There are no guarantees. Even if you follow all this advice and pack well and go out to conquer the world, you might still have a terrible time, you may still forget something, you may still be scammed. You just have to accept that and do it regardless.

I mean, if you have any desire to travel, that is. If you don’t want to travel, then why are you reading this?

6 thoughts on “Thriftygal’s Travel Tips

  1. KangSik, Seo

    Please prepare the spray also so that you can avoid the jika virus from mosquitos.
    Thanks for the WONDERFUL GUIDE-

  2. Renan

    I think there is some exaggeration about violence and risks in underdeveloped countries.

    I live in Brazil since 1990 and I’ve never been robbed, never got my car stolen, never witnessed a murder or something like that.

  3. KS

    I also diversify my payment options at home – I have some cards in my fitbelt, some cash and a public transportation fare card on my bike and in my socks, etc. Also a good idea to have someone back home with a copy of your passport who can help with that and/or wire you money if needed. Also better to use credit cards because of their $50 liability limit in case of theft or loss. I know, that means more currency conversion fees, but you’ve got to trade off some costs for some peace of mind sometimes.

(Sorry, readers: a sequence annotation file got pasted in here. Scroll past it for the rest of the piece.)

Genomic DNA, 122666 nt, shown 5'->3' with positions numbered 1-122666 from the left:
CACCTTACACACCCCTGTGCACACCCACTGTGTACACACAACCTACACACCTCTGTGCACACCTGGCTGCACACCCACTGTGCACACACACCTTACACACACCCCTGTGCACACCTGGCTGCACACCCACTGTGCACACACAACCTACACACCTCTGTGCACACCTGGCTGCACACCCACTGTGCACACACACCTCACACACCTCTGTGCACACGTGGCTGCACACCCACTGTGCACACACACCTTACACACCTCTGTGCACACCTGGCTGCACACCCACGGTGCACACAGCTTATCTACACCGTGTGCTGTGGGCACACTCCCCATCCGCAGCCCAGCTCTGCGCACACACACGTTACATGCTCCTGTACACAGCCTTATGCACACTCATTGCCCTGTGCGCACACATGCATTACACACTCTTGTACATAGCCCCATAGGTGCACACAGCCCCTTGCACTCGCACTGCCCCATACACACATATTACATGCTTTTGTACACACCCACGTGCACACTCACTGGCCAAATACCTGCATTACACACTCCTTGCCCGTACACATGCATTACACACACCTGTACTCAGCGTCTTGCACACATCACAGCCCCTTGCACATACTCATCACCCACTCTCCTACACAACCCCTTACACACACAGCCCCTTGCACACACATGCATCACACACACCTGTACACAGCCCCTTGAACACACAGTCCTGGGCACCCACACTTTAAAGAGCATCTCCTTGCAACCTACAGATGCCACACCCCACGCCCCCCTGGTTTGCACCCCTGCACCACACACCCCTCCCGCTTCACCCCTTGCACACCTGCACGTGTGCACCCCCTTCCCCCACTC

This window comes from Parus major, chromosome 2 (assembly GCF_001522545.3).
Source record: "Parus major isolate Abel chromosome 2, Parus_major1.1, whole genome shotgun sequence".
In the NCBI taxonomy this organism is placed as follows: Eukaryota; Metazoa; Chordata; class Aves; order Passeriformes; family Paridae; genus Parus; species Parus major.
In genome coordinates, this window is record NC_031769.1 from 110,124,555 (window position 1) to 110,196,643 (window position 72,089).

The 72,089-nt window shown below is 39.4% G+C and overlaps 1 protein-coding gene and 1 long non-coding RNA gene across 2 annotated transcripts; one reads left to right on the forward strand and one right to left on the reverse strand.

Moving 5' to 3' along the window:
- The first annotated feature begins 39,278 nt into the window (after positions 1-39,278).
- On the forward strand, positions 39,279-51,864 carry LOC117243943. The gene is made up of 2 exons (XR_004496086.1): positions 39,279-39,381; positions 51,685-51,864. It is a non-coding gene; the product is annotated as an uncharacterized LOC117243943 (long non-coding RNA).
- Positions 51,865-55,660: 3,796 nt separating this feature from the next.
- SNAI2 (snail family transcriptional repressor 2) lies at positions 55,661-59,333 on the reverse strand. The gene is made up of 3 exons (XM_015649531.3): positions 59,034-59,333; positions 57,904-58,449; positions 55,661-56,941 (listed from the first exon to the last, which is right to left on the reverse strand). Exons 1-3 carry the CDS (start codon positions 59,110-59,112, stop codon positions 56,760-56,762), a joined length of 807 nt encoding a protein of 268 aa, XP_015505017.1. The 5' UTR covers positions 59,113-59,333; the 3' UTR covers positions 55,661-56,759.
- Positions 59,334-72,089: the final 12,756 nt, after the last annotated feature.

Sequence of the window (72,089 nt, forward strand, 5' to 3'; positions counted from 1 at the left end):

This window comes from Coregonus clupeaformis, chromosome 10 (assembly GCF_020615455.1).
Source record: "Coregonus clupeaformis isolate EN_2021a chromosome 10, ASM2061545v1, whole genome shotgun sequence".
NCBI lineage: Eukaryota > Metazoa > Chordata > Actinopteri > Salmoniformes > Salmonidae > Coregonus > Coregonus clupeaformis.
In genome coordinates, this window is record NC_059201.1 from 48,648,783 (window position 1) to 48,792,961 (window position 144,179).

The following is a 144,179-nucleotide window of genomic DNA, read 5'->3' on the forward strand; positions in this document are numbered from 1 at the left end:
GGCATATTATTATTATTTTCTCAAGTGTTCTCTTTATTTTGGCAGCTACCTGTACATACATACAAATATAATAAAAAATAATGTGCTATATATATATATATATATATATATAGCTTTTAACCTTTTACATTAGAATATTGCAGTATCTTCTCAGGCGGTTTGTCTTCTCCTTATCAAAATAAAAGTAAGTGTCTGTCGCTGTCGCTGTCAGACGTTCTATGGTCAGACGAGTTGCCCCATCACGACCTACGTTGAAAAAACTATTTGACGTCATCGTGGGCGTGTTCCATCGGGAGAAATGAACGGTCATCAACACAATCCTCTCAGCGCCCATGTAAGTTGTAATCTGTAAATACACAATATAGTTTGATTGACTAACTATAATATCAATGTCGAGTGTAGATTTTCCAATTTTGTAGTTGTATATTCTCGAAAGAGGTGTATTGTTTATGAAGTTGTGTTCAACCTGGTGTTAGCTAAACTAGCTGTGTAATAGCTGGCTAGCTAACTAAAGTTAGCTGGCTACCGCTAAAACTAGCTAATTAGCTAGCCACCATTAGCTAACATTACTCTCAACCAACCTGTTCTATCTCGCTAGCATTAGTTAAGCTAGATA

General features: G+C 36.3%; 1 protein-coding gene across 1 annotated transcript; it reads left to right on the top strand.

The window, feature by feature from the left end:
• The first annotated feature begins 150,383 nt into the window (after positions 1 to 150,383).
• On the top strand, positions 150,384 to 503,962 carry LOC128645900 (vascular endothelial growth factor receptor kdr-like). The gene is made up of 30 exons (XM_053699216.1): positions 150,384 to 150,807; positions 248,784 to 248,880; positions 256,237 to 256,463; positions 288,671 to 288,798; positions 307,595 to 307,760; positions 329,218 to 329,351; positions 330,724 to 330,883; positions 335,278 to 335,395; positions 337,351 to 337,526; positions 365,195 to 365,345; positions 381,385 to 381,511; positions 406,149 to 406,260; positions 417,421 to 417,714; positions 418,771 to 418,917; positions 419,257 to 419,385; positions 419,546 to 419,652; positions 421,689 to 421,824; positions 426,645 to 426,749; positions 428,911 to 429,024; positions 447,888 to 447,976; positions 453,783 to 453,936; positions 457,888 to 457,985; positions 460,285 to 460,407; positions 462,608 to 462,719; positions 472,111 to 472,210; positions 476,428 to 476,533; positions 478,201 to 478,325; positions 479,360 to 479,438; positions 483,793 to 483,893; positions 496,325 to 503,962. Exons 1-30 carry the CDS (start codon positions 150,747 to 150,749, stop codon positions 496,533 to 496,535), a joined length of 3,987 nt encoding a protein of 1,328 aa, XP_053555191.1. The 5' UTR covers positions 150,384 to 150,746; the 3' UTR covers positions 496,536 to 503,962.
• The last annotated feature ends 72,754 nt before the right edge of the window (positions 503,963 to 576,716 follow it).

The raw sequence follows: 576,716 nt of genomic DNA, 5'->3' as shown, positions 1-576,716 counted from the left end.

I get the raised eyebrow for driving my own car on US interstate highways by myself. Really? They are one of our country’s greatest assets and since I am funding them, I am gonna take advantage of them as long as airlines keep charging exorbitant fees for traveling with a bicycle , and making trips of 200 – 300 miles consume nearly the same amount of time to fly commercially as they do to drive on interstates.